Tag: science

Sunday Morning Medicine

By Jacqueline Antonovich

-Robots can fix your lady parts.
-Would you like to buy Hemingway’s racist telegrams?
-Was Jane Austin the first game theorist?
-Newly revealed letters give insight into a young J.D. Salinger.
-How coffee changed the course of history.
-Judging Hollywood’s best figure circa 1931.

Sunday Morning Medicine

By Jacqueline Antonovich

-New moms: Carry around your placenta (all the cool kids are doing it)!
-Men fake orgasms too.
-Oh, those silly Victorians!
-Unpublished D.H. Lawrence manuscript reveals contempt for 1920s misogyny.
-Origami condoms.
-A pictorial of 1940s teenage culture.
-Worst male underwear ever.

Just Add Water . . . and Sperm

By Tina M. Kibbe

As an historian of science and medicine, I am always interested in both the histories of and the latest innovations in genetic and reproductive technologies. It is unbelievable how far we’ve come in such a relatively short period of time. These technologies are usually met with a mixture of awe and fascination or resistance and fear—it seems as if sometimes we are witnessing a glimpse into the future, yet it is actually happening in the here and now. I recently came across an article that actually made me stop and say, “Wow, really?” It’s about research into a new reproductive technology, but before I get to it, I want to do a brief background of revolutionary reproductive and genetic technologies that have sparked some intense ethical and moral debates. Specifically, three groundbreaking developments which have women/gender at their very core. Three developments that, as they were occurring, perhaps seemed like they were only futuristic, fantastic things that could never really happen . . . until they did.

Get Ready for Earth Day of Action on Reproductive Health and the Environment

By Heather Munro Prescott

In an effort to show links between reproductive justice and environmental justice, the Reproductive Health Technologies Project (RHTP) is “calling all young people” to check a presentation on “Sex, Synthetics, and Sustainability,” on April 10 at 4:30 EST. The presentation will feature representatives from the the Sierra Club Global Population & Environment Program, the National Latina Institute for Reproductive Health, and Women’s Voices for the Earth, and special guest Stefanie Weiss, author of Eco-Sex: Go Green Between the Sheets and Make Your Love Life Sustainable. Now, as I’ve written elsewhere, this isn’t the first time that birth control activists have reached out to young people by appealing to their interest in protecting the environment.

Sunday Morning Medicine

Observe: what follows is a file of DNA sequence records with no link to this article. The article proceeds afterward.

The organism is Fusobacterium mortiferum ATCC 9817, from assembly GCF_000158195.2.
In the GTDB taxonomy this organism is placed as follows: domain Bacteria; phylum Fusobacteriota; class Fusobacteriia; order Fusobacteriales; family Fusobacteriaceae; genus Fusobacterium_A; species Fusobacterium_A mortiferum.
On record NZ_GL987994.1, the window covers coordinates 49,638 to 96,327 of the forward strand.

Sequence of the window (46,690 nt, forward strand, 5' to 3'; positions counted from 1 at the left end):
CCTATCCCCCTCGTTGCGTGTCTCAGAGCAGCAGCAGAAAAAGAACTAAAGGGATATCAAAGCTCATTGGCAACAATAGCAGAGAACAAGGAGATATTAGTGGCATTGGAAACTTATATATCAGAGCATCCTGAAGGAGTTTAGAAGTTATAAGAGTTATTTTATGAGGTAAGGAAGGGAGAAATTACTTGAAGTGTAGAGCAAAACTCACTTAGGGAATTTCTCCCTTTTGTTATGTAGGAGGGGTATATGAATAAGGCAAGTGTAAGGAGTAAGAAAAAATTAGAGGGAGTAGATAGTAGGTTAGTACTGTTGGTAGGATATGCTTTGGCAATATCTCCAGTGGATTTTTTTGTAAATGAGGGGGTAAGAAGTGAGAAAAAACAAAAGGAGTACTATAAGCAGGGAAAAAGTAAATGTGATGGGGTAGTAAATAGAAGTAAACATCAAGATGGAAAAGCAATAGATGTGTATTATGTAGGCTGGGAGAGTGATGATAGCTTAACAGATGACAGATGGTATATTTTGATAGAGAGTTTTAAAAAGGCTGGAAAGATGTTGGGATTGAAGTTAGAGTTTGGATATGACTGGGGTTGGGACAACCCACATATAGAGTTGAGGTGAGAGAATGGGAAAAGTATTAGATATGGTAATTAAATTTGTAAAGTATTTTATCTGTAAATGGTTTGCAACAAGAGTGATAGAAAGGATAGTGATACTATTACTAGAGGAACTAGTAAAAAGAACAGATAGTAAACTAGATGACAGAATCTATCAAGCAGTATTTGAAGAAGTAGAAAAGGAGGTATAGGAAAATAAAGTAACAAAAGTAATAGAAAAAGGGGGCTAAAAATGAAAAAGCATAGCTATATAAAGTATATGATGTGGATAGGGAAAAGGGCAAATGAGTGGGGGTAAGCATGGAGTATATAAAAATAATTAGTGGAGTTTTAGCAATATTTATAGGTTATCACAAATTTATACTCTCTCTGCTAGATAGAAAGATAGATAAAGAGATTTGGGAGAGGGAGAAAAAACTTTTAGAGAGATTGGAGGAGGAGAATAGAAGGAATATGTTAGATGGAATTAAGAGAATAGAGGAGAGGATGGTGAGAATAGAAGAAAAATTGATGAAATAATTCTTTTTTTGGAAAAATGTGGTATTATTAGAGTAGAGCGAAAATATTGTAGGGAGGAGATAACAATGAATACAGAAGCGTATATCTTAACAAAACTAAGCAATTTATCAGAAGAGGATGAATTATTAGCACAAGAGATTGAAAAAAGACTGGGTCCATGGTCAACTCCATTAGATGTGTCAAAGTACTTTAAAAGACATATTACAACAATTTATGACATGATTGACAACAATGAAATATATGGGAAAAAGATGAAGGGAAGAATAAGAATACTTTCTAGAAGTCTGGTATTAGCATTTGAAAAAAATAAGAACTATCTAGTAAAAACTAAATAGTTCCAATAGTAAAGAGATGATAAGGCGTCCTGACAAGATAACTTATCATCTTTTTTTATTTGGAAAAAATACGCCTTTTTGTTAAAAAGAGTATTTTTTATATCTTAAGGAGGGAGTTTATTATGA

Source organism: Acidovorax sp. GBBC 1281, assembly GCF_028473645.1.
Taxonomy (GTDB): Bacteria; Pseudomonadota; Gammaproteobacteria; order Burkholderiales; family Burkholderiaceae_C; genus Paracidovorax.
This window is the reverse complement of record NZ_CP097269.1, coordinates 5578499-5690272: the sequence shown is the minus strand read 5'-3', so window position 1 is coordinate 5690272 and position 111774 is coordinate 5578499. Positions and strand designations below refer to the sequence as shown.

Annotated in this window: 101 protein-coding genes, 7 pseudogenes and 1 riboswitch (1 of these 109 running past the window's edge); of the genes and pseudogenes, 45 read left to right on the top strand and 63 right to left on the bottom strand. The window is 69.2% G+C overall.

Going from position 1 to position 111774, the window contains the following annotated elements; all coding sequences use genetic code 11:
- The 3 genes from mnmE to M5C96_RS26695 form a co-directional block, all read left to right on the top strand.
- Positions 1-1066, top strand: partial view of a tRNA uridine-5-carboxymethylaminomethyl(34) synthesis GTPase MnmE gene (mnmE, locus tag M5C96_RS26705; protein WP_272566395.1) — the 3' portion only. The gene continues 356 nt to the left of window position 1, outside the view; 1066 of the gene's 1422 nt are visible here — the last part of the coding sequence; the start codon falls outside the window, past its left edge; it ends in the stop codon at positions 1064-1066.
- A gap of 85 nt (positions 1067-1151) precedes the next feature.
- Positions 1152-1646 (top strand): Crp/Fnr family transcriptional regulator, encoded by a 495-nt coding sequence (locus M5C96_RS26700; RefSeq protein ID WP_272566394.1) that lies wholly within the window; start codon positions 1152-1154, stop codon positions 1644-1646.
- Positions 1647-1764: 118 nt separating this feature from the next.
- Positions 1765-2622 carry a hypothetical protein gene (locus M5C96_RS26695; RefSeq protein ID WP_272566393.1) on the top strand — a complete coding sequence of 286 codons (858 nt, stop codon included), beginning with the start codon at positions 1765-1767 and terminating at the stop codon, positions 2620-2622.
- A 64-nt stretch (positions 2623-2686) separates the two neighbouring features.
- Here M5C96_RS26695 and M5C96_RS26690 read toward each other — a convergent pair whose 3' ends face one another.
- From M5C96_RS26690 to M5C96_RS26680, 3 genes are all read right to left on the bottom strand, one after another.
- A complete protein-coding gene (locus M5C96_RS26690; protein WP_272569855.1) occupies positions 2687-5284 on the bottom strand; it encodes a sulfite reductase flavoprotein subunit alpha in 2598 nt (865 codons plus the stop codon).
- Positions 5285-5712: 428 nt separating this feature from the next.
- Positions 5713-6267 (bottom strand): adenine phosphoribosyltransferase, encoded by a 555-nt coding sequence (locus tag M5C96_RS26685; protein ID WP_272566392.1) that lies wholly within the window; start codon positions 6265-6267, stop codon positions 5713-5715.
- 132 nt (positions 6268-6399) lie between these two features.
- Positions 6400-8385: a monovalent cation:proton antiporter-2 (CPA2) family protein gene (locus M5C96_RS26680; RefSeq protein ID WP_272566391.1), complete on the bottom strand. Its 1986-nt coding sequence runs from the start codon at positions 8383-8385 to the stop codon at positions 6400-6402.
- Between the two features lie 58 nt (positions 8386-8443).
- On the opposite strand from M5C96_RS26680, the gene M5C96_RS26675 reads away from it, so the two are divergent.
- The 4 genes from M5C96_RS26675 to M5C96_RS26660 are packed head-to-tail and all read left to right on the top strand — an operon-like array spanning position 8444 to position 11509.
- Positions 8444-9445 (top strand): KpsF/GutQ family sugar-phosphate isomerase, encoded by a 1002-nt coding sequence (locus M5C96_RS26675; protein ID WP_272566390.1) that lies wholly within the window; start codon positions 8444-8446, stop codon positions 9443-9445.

By Jacqueline Antonovich

-How to mold a perfect wife circa 18th century (Hint: it doesn’t end well).
-The first man held in the Boston stocks was the guy who built them.
-18 Mad Men anachronisms.
-Wanna get a divorce? You may have to wait two years.
-Famous sex toys go up for auction.

Sunday Morning Medicine

By Jacqueline Antonovich

-21 super creepy vintage Easter cards.
-Sylvia Plath wrote a delightful children’s book.
-Photos of famous authors as teenagers.
-What time of year is best for baby-making?
-Lady magazine trolling via 1939.
-Bill Gates wants you to have a condom that feels really good.
-15 awesome photos from a 1970s Gay Rights protest.

Sunday Morning Medicine

By Jacqueline Antonovich

-American Academy of Pediatrics supports same-sex marriage.
-A new film documents Black Power and Feminism.
-The British women who voted before it was legal.
-Guitar production continued during WWII – thanks to women.
-Newly-found Oscar Wilde letter.
-One step closer to 3-person IVF.

Sunday Morning Medicine

By Jacqueline Antonovich

-Hippies worshipped Satan, smelled bad (according to voucher schools in Louisiana).
-Little House, alcohol, and gendered respectability.
-The immortal, shattered cells of Henrietta Lacks.
-Epidemiologist’s advice: Be afraid of your food.
-It’s been 45 years since the My Lai massacre.

Sunday Morning Medicine

By Jacqueline Antonovich

-Remember when America was female?
-Will Jack Johnson finally be pardoned from his Mann Act conviction?
-A disabled feminist talks back.
-A look inside the Hull House exhibit.
-Hysteria and modern medicine.
-The 16-Inch Waist Of Émilie Marie Bouchaud.

31 Reasons to “Like” Nursing Clio on Facebook

Did you know that Nursing Clio has an awesome Facebook page? Well we do! Even more exciting (and we know you are excited), in honor of Women’s History Month, Nursing Clio will be honoring a different woman everyday during the month of March on our Facebook page. These women, both sung and unsung, have all made significant impacts, not only in the field of medicine, but in the times and places in which they lived, loved, and worked. Here is what you may have missed so far: